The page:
For weeks, they abandoned sleep and lived in a van, as they drove 19,000 miles across the country and hiked on snow, desert and scree in a race against time. The two women were tackling the 50 Peaks Challenge, an effort to climb the highest points in 50 states in 50 days, in a journey marked by storms, wildfire, exhaustion — and resolve.
On Sunday atop Mauna Kea in Hawaii, climber Maddie Miller not only completed the grueling test, she set a new record by finishing it in the fastest time ever: 41 days, 16 hours and 10 minutes. Miller finished 50 Peaks with help of renowned climber and professional guide Melissa Arnot, who hiked with Miller for 49 of the peaks.
“Everything Melissa has achieved has really inspired me to go above and beyond and achieve something for myself as well,” says Miller, a college student from Colorado.
Arnot skipped the first climb, Mount Denali in Alaska, after setting a record herself in May as the first woman to successfully climb Mount Everest without supplemental oxygen. She did it with the help of a strong support network — especially her business partner Christine Hass — and she relished the chance to help and mentor someone else.
“I had the opportunity to help Maddie achieve one of her biggest dreams and goals,” says Arnot. But she had sustained a frostbite injury on Everest and needed to skip Denali to recover, so knew that her role in 50 Peaks was solely to support Miller, her longtime protégé.
“I immediately saw that this is my opportunity to give back the gift I was given — of helping someone achieve their goals,” she says.
Successful in a male-dominated sport, the women have become inspirational figures for their record accomplishments, which they reached with the help of Microsoft technologies. During 50 Peaks, they used Bing Maps to pilot the trip, OneNote and OneDrive to plan logistics, and Microsoft Band to monitor their heart rate, mileage, elevation gain and hiking paths.
The Band also helped the women traverse unfamiliar terrain. The demanding pace meant long stretches of driving, sometimes 15 hours, and several hikes in a single day. They often slept only an hour or two at a time and hiked at night.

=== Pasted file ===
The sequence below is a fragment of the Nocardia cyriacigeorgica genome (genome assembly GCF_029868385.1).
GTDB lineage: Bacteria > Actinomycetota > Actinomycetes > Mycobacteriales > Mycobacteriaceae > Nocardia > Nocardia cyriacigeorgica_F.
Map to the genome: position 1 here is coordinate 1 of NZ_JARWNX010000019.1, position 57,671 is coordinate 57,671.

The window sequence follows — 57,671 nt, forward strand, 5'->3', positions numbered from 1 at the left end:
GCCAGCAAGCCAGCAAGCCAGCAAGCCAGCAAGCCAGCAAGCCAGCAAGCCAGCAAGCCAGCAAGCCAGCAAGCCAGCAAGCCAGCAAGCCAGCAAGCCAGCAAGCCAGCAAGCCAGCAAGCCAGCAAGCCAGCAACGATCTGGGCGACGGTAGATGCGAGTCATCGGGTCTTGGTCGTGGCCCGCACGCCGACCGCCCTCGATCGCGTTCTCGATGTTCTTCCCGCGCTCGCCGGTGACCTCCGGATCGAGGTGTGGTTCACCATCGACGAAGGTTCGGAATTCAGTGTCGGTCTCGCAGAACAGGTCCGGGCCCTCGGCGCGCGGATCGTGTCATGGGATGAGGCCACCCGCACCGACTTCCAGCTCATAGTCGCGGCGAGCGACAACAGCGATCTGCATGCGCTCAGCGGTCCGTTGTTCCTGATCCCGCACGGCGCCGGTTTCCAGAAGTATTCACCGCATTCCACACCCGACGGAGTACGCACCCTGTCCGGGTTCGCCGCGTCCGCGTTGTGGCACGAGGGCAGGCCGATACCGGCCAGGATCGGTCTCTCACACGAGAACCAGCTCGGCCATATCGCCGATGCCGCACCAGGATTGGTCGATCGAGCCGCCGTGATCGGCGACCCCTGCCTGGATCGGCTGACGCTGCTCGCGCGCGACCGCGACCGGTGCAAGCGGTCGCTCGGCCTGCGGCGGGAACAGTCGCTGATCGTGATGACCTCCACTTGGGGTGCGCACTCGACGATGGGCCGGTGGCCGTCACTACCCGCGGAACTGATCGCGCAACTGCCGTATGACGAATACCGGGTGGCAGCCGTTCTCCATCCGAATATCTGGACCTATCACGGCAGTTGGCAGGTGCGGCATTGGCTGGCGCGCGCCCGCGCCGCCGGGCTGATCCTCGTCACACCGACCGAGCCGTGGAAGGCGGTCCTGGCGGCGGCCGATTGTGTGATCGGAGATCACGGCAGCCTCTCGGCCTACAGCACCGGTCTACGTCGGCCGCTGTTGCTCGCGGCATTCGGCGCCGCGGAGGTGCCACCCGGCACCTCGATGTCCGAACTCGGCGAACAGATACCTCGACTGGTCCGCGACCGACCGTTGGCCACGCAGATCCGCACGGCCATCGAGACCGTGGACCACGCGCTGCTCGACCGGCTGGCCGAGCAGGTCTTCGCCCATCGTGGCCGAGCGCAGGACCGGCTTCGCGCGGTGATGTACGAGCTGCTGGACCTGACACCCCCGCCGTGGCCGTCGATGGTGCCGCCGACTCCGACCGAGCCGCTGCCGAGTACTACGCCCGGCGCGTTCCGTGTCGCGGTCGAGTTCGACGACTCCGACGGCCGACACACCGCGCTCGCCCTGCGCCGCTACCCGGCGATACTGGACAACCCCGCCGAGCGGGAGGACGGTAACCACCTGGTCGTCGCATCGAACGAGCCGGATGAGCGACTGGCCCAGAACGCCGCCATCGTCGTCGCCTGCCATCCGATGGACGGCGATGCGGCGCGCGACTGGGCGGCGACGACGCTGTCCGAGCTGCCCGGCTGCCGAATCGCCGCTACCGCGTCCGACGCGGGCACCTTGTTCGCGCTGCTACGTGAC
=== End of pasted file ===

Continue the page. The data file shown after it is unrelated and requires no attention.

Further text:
In Wyoming, while Miller was navigating the way down Gannett Peak — part of a strenuous 40-mile round trip — they got the feeling they were lost. They were hiking in a single push, moving continuously for what would be 27 hours by the time they were done. It was 2 a.m. They were exhausted.
Finally, Arnot looked at the GPS track the Band had created of their hike. It confirmed they were off-course and showed them the trail. “It was a great way to teach Maddie what she was doing with navigating,” says Arnot. “We had done a full, complete circle.”
Other problems included a major forest fire, limited trail hours, a broken van and getting lost on back roads. In their sleep deprivation, they entered wrong info in their map and ended up in someone’s backyard in Virginia. Another time, they had to drive an extra 140 miles on a Pennsylvania turnpike to correct their course.
Through it all, Arnot used Microsoft tools to stay efficient and agile, re-routing when needed. Every morning, she wrote the day’s itinerary in OneNote on her Surface and shared it in OneDrive. She often used Skype to talk to Hass in Seattle about work details like upcoming climbs, new clients and speaking engagements.
“The tools really just maximized our efficiency,” Arnot says.
Miller now plans to return to Colorado and Arnot will head back to Nepal, where she’ll keep running her small business with Hass.
“That’s the biggest way Microsoft will continue to be a part of my business,” she says. “Especially with OneDrive and OneNote, they’ve created a virtual desk that Christine and I both sit at, no matter where in the world I am.”
Some people are surprised that Arnot, a petite woman, is an accomplished guide who has summited Everest six times and Mount Rainier more than a hundred.
But as she grows her business with the help of technology, Arnot is breaking boundaries and inspiring others to achieve their goals.
“I never doubt what I’m capable of, but sometimes people on the outside looking in doubt what I’m capable of,” she says.
“Anytime you do something unexpected that people didn’t think was possible, it changes the landscape of how people view things as possible.”
Follow Arnot’s story at Microsoft’s Tumblr page, a celebration of people who go above and beyond, reach their dreams and inspire us every day.
Lead image: Melissa Arnot, left, and Maddie Miller, right, climb Mount Hood as part of the 50 Peaks Challenge.